What Is A Pastel Garden?
A pastel garden is a type of landscape design where all the colors are muted or absent. The color palette consists of only one or two primary hues (red, yellow, blue) with other shades added to give it depth and interest.
The term “pastel” comes from the word “paint,” which means to add another layer of paint on top of what’s already there. So, a pastel garden would consist of just one color.
In the case of a pastel garden, the colors are not bright and vibrant; they’re subdued. They don’t stand out like real flowers do either. Instead, they blend into each other so well that it looks almost natural.
Why Create A Pastel Garden?
Paint can be used to create any kind of artwork: paintings, drawings, sculptures…anything! However, painting is usually reserved for creating images that will be seen by others. When done right, it creates beautiful works of art.
However, when done wrong, it can look very amateurish and even unprofessional. That’s why a pastel garden is perfect for your home or office décor. You could use pastels to decorate your living room sofa or the back of your desk chair!
Because pastel colors are not very bold, they won’t clash with the existing walls or furniture. The color is “subdued” enough that it fits in well, but doesn’t look bad.
During the winter time, it can be too depressing looking outside at the dead lawn and gray sky. But if you have a pastel-colored garden, it will at least make your home look more inviting during that dreary season.
What Are The Advantages?
If you look outside your window right now, you’ll probably see a lot of green. Trees are green. Grass is green. Even some of the flowers are green. If you live in an area that gets a lot of snow in the winter, everything will be white when the snow falls. That’s a lot of green and white!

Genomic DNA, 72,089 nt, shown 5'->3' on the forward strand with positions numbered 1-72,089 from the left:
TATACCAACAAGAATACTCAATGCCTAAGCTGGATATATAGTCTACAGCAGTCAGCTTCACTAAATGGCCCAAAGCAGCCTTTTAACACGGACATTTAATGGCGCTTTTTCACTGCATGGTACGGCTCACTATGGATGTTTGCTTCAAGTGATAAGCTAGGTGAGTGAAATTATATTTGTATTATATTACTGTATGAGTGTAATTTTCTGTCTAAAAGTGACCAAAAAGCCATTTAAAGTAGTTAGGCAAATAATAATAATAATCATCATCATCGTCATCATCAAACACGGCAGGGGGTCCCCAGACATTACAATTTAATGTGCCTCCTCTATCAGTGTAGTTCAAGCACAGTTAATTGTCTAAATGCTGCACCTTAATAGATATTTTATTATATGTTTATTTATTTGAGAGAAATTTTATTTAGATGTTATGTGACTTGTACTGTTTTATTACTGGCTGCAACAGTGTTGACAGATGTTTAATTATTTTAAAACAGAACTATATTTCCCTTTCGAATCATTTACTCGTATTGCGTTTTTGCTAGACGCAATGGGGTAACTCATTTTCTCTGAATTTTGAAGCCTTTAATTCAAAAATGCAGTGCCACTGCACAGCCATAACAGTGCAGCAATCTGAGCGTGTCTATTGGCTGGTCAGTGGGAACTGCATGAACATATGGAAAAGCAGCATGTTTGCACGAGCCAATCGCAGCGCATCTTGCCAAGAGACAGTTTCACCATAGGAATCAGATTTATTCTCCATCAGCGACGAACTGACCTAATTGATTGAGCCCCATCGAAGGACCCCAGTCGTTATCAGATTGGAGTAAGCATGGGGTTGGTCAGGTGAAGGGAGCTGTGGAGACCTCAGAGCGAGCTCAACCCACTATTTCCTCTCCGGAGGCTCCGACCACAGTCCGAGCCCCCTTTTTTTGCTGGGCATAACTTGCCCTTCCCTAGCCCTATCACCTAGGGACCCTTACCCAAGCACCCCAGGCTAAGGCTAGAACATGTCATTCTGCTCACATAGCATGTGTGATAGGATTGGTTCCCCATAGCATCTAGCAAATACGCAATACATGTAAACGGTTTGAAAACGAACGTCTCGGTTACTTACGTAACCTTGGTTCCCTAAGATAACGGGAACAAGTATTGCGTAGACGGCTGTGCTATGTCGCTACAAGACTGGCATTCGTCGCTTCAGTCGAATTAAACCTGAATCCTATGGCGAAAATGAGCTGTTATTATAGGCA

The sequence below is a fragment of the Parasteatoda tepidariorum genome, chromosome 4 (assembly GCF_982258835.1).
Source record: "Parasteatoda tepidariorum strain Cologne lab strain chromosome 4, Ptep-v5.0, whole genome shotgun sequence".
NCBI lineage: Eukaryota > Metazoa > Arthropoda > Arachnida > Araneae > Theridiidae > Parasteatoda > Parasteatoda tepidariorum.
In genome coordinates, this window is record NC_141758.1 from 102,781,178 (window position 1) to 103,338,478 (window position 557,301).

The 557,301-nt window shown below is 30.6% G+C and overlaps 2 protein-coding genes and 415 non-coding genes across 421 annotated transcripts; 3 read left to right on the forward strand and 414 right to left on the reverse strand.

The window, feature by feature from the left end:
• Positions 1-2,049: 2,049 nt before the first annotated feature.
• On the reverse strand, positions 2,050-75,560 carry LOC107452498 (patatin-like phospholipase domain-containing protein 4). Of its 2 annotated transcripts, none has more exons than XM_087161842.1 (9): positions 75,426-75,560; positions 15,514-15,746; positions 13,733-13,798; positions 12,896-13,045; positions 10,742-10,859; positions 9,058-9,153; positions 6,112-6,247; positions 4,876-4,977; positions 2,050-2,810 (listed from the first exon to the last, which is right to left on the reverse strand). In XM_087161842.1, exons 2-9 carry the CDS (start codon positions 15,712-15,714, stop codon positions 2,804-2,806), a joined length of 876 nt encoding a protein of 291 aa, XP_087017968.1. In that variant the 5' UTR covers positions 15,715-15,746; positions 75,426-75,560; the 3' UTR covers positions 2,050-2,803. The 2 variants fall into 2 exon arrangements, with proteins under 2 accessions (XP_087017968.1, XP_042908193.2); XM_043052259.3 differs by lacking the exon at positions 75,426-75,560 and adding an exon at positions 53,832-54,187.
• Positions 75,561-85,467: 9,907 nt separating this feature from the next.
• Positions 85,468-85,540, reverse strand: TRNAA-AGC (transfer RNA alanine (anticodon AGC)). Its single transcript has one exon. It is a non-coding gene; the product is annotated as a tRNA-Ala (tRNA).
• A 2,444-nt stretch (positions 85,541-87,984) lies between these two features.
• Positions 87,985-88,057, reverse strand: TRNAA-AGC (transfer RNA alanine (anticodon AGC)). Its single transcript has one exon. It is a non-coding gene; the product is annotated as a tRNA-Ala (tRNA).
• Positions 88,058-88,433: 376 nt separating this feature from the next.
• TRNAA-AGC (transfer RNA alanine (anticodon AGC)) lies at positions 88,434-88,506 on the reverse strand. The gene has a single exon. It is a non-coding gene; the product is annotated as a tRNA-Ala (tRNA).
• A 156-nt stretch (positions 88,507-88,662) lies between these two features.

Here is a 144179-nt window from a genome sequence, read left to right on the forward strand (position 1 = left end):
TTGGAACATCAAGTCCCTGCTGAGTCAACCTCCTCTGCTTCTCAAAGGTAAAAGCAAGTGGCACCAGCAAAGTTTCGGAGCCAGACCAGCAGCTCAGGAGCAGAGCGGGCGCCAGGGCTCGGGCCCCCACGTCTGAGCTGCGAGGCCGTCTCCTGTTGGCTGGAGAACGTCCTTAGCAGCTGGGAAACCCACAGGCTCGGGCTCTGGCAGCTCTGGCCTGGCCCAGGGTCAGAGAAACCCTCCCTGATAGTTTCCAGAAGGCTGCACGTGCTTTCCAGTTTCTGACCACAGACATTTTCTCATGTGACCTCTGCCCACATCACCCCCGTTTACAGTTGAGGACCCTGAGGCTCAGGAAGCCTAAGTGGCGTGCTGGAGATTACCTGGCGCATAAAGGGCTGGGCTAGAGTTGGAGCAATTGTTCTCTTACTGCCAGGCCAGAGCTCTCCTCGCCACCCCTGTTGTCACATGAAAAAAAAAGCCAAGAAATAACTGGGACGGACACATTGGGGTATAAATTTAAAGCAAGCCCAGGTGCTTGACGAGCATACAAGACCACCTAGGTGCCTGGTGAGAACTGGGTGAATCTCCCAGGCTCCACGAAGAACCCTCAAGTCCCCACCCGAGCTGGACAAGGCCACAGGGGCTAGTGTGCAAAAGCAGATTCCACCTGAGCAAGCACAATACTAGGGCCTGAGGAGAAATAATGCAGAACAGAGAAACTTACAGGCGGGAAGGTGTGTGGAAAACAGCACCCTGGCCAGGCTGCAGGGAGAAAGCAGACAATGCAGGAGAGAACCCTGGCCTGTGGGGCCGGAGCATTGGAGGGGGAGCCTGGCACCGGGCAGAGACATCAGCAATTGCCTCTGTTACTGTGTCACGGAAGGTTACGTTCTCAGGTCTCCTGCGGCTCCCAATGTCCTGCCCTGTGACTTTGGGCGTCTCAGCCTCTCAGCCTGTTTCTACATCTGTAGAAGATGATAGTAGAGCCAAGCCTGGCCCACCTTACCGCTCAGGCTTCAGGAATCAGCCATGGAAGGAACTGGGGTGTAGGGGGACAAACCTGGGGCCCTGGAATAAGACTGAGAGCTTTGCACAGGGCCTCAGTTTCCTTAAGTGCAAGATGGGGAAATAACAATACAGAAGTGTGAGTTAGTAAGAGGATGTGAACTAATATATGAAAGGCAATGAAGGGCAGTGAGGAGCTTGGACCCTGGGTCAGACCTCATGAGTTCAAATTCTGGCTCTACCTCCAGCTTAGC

A pastel garden brings color to your life. But, it’s not “in-your-face” aggressive like a regular flower garden might be. It’s still relaxing to look at and doesn’t hurt your eyes.
Plus, you don’t have to spend as much time maintaining it. Let’s face it: a regular flower garden takes a lot of work to keep it up. You’ve got to make sure the flowers get enough sun. The grass needs to be mowed on a regular basis.
And you always have to keep an eye out for pests and diseases.
With a pastel garden, you don’t have to worry about all that. Just fill in an area and plant your flowers, shrubs, or whatever you want. Then sit back and enjoy the scenery!
What Kinds Of Flowers Are Used?
Any type you want! That’s the great thing about a pastel garden. If you wanted to, you could plant all annuals. Or maybe a combination of annuals and perennials. Mixed flowerbeds also work well since you’re not limited to just one type of flower.
Most of the time, you’ll want to stay away from using just one type of flower. It’s much more visually appealing to the eye if you have a nice mixture of colors and textures.
Also, if you plan on entering your garden in a competition, then you’ll definitely need to mix it up. The judges will most likely take points away if all your flowers are the same.
What Should I Grow?
Let’s start with what you shouldn’t grow. You need to avoid flowers that are pure white or bright, vibrant colors. They just don’t look as good in pastel shades. If you do want to use these, try softening their appearance with some other flowers around them.
So, what flowers work well?
Here are some suggestions to get you started:
DAISIES: These are a classic favorite for a reason.
Who hasn’t seen a field of yellow daisies on a sunny day?
There are also white and even purple varieties that you can plant.
Sources & references used in this article:
The poetics of gardens by CW Moore, WJ Mitchell, W Turnbull – 1993 – books.google.com
English Cottage Garden by A Lawson, J Taylor – 1998 – pdfs.semanticscholar.org
Creating great visitor experiences: a guide for museums, parks, zoos, gardens & libraries by S Weaver – 2012 – books.google.com
Guerrilla gardening: a manualfesto by D Tracey – 2007 – books.google.com
The effect of garden designs on mood and heart output in older adults residing in an assisted living facility by P Hobhouse – 2003 – Frances Lincoln
Herbaceous perennial plants: A treatise on their identification, culture, and garden attributes by N Taylor – 1936 – Houghton Mifflin